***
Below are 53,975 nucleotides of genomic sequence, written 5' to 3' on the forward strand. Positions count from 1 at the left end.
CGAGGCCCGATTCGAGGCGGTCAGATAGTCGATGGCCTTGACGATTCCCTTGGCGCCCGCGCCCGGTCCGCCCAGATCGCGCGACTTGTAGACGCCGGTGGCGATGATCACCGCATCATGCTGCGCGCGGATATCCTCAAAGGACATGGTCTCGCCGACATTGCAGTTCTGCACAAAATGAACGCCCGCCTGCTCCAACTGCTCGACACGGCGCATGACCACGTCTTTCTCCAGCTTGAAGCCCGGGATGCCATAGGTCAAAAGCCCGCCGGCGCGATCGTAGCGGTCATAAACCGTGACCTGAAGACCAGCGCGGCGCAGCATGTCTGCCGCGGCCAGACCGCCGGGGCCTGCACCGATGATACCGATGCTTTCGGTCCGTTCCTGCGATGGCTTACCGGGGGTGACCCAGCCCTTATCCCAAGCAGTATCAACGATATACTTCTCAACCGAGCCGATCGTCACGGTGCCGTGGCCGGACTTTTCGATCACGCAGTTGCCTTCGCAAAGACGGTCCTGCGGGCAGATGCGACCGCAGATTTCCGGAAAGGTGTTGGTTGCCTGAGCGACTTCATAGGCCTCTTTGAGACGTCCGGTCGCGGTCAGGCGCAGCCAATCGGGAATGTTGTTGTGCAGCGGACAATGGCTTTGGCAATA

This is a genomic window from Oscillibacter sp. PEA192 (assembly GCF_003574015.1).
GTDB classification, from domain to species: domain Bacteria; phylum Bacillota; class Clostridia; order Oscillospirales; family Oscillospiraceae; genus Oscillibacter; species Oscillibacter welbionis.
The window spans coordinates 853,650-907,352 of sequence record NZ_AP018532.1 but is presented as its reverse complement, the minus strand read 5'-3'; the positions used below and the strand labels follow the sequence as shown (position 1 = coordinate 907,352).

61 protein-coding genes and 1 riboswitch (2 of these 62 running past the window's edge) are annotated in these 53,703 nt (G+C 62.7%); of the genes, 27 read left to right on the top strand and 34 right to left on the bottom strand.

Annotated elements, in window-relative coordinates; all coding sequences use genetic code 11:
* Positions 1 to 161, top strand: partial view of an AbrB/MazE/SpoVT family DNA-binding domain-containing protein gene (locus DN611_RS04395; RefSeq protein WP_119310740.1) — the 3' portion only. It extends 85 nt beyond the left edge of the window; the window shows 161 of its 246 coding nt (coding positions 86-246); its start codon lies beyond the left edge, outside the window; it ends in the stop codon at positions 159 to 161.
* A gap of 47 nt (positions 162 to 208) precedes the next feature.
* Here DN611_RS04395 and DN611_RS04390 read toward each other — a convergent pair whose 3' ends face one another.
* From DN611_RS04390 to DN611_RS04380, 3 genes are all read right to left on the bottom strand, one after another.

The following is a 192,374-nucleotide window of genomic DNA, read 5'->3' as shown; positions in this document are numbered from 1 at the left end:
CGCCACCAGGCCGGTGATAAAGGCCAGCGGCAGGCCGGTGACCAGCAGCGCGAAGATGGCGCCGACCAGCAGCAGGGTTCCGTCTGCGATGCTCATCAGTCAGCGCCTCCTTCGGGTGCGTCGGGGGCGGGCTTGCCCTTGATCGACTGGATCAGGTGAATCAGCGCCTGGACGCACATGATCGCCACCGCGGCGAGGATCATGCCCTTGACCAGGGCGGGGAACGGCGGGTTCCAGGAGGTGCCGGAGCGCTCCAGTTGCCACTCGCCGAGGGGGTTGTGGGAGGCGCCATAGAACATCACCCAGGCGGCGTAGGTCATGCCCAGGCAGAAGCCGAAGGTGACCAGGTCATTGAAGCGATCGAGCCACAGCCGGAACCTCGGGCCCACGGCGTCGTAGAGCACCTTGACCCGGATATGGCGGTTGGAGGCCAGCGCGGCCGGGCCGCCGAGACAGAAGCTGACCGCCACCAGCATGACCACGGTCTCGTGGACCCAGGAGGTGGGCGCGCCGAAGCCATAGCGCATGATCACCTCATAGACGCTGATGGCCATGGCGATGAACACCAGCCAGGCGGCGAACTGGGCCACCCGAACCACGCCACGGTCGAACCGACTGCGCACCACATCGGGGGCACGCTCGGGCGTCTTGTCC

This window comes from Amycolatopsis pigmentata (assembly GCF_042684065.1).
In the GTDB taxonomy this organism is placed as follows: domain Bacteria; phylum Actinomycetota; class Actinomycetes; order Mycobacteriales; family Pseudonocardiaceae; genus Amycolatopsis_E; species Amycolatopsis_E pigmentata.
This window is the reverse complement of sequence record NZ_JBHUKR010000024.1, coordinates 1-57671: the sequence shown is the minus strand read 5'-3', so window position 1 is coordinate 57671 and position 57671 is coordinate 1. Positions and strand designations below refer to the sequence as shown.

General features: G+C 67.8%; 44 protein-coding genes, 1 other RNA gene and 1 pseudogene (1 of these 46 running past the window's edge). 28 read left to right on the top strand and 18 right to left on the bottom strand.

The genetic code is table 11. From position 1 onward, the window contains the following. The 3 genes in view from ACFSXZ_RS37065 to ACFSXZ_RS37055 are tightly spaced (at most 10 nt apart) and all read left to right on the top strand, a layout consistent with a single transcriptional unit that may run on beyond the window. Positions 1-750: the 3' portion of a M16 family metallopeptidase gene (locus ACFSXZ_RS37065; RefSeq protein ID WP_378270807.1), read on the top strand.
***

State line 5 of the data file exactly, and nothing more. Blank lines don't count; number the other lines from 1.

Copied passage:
The window spans coordinates 853,650-907,352 of sequence record NZ_AP018532.1 but is presented as its reverse complement, the minus strand read 5'-3'; the positions used below and the strand labels follow the sequence as shown (position 1 = coordinate 907,352).